Nick Gavin is a child of the once-gritty neighborhood of SoHo: “I grew up in the 1980s/90s in a loft at the corner of West Broadway and Houston; my mother ran a nonprofit, and my father was an art dealer. We frequented Fanelli Cafe and Jerry’s Cafe. My first date with my now-wife Katrin Thormann was a visit to the Judd Foundation, literally the first weekend it opened.”
So, a few years ago, when Nick came across a house with an interesting pedigree on Shelter Island, he leapt at the chance to own a sliver of history. Built in the 1940s, the modest shingled home was at one time owned by Giorgio DeLuca, the cofounder of legendary NYC food emporium Dean & DeLuca. After a time, DeLuca sold the house to Melvin Dwork, a celebrated Parsons-trained New York designer and LGBT activist.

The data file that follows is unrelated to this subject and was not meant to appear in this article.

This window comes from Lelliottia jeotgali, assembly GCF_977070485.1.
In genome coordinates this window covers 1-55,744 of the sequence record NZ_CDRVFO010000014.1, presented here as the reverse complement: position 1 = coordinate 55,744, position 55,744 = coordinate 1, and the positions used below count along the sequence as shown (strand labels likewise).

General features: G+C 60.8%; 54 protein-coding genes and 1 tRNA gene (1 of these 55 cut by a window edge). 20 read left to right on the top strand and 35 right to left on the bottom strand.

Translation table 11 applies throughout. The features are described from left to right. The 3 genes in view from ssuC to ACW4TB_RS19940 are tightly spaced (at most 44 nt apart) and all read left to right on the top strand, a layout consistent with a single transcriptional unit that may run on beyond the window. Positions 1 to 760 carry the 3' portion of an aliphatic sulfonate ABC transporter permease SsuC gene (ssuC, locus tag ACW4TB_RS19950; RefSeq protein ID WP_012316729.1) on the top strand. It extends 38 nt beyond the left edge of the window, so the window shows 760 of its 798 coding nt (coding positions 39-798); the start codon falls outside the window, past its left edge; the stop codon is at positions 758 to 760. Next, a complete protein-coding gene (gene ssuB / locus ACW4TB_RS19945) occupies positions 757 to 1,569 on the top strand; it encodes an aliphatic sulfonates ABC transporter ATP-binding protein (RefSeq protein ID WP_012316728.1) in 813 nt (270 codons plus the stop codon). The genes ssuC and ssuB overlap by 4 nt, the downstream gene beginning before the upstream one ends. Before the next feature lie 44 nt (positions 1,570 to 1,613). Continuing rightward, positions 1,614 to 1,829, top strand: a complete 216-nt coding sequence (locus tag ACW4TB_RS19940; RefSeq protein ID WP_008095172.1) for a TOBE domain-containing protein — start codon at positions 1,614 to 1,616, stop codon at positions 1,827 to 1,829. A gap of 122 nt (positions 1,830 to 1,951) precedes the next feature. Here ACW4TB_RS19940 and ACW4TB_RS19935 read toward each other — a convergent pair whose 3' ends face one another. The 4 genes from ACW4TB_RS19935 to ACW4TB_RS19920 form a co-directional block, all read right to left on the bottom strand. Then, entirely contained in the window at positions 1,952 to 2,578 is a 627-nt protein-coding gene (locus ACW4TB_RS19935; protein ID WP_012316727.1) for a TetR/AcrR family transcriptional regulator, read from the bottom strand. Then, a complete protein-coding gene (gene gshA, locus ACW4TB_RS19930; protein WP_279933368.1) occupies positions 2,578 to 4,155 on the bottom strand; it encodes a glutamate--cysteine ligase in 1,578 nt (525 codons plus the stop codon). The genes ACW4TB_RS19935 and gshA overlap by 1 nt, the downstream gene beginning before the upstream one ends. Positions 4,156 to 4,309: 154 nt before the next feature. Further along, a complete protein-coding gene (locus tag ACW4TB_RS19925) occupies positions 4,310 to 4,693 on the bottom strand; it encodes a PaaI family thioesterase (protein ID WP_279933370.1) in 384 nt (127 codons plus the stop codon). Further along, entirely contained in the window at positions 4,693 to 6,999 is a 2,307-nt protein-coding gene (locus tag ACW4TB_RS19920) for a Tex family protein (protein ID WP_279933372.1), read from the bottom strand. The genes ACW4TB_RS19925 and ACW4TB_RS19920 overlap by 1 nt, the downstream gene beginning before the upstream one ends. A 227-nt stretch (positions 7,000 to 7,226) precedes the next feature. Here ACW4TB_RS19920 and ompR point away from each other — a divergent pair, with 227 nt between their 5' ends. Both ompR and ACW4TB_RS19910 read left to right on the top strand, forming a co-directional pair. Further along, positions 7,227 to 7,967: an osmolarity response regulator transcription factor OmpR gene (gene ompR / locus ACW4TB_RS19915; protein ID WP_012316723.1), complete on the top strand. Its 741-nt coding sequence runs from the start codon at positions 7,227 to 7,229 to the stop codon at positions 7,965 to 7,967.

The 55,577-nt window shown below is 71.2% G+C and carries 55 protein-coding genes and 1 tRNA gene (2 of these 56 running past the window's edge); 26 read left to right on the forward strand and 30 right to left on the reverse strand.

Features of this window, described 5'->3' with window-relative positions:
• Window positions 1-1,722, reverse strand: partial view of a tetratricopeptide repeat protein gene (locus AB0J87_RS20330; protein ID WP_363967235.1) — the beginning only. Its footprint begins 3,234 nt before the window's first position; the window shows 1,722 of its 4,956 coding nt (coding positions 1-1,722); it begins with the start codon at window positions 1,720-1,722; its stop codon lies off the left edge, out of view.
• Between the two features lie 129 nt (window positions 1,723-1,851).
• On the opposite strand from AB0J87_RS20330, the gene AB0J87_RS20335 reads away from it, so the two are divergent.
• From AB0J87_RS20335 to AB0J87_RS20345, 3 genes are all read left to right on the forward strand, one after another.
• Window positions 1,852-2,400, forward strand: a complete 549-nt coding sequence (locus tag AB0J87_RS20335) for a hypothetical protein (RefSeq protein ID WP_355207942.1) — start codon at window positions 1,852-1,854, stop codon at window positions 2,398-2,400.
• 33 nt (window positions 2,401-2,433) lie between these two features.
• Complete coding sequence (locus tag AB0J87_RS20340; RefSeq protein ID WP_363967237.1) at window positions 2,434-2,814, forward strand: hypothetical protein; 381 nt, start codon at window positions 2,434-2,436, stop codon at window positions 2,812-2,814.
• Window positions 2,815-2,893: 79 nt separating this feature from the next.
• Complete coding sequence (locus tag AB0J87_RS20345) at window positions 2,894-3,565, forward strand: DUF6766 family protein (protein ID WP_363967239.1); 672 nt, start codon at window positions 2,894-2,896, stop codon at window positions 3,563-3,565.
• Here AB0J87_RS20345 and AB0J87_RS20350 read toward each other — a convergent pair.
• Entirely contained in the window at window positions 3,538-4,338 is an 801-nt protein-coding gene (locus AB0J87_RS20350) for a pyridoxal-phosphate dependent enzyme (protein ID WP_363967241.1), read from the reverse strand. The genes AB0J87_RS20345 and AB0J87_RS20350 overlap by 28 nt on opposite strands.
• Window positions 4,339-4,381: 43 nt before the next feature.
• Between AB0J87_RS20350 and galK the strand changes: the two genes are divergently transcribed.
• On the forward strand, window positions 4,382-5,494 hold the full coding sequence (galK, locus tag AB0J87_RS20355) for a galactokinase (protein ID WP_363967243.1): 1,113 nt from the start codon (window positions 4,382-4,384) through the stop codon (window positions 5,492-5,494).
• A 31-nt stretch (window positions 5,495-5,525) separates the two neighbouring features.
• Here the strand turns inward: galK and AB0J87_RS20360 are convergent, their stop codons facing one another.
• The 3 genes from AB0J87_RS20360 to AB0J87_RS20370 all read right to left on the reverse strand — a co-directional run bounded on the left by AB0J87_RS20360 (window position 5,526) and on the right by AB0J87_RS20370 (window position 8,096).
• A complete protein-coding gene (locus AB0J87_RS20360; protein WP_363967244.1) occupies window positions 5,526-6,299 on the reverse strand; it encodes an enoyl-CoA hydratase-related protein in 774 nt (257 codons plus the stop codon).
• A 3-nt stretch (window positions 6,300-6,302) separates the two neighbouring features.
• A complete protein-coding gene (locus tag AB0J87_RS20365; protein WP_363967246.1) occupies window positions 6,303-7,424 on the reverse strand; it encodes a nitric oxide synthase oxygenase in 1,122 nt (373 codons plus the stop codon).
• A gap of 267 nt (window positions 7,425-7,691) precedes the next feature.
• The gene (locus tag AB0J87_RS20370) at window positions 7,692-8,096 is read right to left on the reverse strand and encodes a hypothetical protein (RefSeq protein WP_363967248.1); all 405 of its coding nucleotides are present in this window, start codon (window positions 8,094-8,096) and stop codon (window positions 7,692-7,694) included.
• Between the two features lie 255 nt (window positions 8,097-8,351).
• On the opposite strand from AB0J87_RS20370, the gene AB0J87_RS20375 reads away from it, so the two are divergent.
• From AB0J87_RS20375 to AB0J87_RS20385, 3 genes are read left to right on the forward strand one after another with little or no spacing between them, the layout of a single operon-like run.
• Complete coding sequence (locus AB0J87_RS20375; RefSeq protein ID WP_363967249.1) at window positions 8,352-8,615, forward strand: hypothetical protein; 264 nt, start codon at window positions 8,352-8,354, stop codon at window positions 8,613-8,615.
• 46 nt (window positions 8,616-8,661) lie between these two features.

“The original structure had pine-paneled cathedral ceilings and a floor of lagoon-green ceramic tile,” Gavin says. “I loved it, but I knew we were going to need to update (and add on to) the house, so I cold-called Workstead, a firm I have long admired.”
“Our mandate was: let’s not mess with the integrity of the house, and the Workstead team got it.”
Here’s a tour:
Photography by Matthew Williams.
For more Workstead:
Southern Modern in Charleston: A Fresh Take on the Old South from Workstead
New Directions: The Workstead + Schumacher Lighting Collection
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